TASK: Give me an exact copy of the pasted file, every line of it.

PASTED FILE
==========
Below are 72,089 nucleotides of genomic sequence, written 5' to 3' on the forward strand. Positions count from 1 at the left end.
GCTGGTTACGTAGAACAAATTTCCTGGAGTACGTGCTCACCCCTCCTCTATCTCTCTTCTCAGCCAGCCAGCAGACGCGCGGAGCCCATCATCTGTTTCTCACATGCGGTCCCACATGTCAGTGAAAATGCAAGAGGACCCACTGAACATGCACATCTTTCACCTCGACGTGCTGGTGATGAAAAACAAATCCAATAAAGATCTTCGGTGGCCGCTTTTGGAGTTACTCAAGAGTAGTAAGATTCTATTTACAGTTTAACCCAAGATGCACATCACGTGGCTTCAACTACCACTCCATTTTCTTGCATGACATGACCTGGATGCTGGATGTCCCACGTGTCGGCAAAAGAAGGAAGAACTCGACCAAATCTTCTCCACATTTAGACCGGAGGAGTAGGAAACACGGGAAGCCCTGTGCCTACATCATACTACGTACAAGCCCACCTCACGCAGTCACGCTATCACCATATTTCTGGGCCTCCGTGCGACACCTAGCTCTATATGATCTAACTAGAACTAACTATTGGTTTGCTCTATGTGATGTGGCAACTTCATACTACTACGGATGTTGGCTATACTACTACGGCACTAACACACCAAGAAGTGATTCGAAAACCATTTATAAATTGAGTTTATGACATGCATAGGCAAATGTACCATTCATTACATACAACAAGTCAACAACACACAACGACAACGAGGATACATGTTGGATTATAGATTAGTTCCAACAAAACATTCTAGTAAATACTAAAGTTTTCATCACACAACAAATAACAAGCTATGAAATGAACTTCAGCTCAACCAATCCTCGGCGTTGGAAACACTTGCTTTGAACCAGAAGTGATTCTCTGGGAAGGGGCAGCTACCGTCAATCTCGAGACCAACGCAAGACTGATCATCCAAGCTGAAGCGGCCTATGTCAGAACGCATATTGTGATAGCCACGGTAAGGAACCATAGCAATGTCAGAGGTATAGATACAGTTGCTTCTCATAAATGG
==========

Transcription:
Below are 72,089 nucleotides of genomic sequence, written 5' to 3' on the forward strand. Positions count from 1 at the left end.
GCTGGTTACGTAGAACAAATTTCCTGGAGTACGTGCTCACCCCTCCTCTATCTCTCTTCTCAGCCAGCCAGCAGACGCGCGGAGCCCATCATCTGTTTCTCACATGCGGTCCCACATGTCAGTGAAAATGCAAGAGGACCCACTGAACATGCACATCTTTCACCTCGACGTGCTGGTGATGAAAAACAAATCCAATAAAGATCTTCGGTGGCCGCTTTTGGAGTTACTCAAGAGTAGTAAGATTCTATTTACAGTTTAACCCAAGATGCACATCACGTGGCTTCAACTACCACTCCATTTTCTTGCATGACATGACCTGGATGCTGGATGTCCCACGTGTCGGCAAAAGAAGGAAGAACTCGACCAAATCTTCTCCACATTTAGACCGGAGGAGTAGGAAACACGGGAAGCCCTGTGCCTACATCATACTACGTACAAGCCCACCTCACGCAGTCACGCTATCACCATATTTCTGGGCCTCCGTGCGACACCTAGCTCTATATGATCTAACTAGAACTAACTATTGGTTTGCTCTATGTGATGTGGCAACTTCATACTACTACGGATGTTGGCTATACTACTACGGCACTAACACACCAAGAAGTGATTCGAAAACCATTTATAAATTGAGTTTATGACATGCATAGGCAAATGTACCATTCATTACATACAACAAGTCAACAACACACAACGACAACGAGGATACATGTTGGATTATAGATTAGTTCCAACAAAACATTCTAGTAAATACTAAAGTTTTCATCACACAACAAATAACAAGCTATGAAATGAACTTCAGCTCAACCAATCCTCGGCGTTGGAAACACTTGCTTTGAACCAGAAGTGATTCTCTGGGAAGGGGCAGCTACCGTCAATCTCGAGACCAACGCAAGACTGATCATCCAAGCTGAAGCGGCCTATGTCAGAACGCATATTGTGATAGCCACGGTAAGGAACCATAGCAATGTCAGAGGTATAGATACAGTTGCTTCTCATAAATGG